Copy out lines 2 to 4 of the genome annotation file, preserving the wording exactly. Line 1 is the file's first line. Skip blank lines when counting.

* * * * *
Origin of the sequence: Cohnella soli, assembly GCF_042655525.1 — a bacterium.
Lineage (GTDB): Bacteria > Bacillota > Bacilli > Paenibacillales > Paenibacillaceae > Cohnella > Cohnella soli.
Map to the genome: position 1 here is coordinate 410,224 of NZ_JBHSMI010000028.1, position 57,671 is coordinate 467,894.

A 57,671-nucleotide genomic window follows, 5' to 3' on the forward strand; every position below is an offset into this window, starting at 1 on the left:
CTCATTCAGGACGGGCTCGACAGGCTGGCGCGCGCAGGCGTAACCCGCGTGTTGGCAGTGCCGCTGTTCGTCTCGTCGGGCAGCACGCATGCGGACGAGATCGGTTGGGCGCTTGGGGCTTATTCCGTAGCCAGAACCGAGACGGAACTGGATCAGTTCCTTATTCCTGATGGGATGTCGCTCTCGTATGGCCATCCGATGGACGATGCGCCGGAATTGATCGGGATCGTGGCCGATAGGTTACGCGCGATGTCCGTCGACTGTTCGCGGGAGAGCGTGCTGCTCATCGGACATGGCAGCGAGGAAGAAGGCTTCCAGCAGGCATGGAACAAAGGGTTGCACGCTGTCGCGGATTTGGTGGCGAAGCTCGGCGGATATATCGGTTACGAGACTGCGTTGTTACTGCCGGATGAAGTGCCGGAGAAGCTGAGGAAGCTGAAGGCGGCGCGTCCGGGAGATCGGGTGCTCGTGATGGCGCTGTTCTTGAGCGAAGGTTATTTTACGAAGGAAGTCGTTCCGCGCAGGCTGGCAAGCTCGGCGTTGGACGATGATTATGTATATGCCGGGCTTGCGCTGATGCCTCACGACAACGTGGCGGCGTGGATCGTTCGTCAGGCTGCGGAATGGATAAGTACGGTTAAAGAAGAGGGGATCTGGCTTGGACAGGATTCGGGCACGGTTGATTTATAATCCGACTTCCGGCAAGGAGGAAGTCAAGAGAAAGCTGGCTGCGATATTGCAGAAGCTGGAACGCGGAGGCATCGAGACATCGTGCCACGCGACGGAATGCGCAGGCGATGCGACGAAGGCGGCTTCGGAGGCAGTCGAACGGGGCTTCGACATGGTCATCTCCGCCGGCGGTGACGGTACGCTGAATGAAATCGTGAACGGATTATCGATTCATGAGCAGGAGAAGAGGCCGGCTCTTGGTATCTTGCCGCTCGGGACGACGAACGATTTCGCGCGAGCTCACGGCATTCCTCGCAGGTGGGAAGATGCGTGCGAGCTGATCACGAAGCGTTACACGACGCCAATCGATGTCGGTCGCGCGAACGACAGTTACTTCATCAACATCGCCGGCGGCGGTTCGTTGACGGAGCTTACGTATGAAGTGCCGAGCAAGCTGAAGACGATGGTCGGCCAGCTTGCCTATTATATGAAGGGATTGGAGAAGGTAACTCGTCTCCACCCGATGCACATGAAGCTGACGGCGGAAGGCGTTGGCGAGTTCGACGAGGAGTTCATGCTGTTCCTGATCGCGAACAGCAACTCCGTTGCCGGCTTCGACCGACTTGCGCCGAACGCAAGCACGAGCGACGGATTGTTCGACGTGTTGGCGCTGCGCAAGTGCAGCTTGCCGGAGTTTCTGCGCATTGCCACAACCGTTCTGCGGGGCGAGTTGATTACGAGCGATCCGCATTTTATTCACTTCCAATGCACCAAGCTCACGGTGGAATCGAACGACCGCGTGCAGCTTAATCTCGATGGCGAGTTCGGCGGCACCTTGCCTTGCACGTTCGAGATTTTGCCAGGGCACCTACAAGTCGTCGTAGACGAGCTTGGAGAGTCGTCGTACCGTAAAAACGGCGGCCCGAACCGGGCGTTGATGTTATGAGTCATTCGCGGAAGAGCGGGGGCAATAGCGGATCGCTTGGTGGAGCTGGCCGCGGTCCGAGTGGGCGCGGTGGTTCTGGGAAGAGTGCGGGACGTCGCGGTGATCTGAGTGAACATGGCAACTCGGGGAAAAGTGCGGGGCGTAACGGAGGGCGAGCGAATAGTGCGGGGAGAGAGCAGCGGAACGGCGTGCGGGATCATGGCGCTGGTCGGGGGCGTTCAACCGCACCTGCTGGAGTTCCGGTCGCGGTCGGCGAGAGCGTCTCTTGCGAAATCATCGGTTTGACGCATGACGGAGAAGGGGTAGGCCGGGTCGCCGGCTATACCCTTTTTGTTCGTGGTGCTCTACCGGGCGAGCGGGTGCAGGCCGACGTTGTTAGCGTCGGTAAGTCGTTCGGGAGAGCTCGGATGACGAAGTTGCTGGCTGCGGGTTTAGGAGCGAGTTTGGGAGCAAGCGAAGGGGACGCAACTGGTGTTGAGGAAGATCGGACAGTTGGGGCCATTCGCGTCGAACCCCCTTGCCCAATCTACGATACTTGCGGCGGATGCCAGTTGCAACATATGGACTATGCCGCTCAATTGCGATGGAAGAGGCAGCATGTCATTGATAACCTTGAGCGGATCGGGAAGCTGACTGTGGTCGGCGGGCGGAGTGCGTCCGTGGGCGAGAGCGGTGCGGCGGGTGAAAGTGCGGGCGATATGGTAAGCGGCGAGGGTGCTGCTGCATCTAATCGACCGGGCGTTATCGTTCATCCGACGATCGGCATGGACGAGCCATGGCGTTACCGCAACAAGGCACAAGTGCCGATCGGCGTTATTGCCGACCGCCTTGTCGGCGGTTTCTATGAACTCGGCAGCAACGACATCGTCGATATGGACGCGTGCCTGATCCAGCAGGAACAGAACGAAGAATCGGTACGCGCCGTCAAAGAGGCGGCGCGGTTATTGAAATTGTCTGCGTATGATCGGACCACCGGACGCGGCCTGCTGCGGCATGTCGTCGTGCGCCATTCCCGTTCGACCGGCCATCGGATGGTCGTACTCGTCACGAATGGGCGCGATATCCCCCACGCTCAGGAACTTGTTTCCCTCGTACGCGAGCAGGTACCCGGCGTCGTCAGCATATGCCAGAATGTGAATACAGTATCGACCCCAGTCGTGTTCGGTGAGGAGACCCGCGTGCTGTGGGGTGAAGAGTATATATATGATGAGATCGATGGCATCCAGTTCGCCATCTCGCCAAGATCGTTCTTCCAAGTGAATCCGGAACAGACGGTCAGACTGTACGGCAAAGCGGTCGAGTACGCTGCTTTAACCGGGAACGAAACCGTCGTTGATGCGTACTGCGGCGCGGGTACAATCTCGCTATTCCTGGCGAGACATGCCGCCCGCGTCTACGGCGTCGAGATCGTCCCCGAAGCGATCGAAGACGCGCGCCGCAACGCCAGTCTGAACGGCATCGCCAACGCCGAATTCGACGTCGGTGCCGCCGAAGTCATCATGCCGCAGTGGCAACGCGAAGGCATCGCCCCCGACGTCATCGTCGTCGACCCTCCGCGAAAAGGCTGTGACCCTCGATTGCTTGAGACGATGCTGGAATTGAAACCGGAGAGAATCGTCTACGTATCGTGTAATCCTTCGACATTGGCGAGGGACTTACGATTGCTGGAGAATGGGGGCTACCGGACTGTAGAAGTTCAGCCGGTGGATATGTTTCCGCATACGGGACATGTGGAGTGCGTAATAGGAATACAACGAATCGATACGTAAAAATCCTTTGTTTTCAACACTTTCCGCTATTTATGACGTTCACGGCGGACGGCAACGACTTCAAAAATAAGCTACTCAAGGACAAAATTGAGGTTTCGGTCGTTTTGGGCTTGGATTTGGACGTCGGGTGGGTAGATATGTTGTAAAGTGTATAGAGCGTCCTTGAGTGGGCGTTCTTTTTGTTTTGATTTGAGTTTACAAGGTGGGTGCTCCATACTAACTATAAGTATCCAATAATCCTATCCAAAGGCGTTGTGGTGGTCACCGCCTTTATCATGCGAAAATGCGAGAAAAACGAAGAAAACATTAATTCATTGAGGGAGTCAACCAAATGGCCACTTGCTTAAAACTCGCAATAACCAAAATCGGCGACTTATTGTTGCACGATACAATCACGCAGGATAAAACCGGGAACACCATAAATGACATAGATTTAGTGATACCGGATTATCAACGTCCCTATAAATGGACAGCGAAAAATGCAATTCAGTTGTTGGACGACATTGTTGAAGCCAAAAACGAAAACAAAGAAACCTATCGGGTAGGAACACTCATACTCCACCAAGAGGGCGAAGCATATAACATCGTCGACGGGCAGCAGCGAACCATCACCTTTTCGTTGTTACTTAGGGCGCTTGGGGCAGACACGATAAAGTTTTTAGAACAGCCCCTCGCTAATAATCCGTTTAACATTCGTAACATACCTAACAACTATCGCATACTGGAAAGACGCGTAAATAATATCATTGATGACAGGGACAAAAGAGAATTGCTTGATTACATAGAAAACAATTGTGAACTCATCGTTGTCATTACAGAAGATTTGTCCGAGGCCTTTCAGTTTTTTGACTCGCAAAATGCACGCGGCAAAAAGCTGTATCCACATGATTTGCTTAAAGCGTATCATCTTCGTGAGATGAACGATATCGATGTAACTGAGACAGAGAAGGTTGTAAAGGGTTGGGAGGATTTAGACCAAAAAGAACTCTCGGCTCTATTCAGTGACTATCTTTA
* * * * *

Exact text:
Lineage (GTDB): Bacteria > Bacillota > Bacilli > Paenibacillales > Paenibacillaceae > Cohnella > Cohnella soli.
Map to the genome: position 1 here is coordinate 410,224 of NZ_JBHSMI010000028.1, position 57,671 is coordinate 467,894.

A 57,671-nucleotide genomic window follows, 5' to 3' on the forward strand; every position below is an offset into this window, starting at 1 on the left: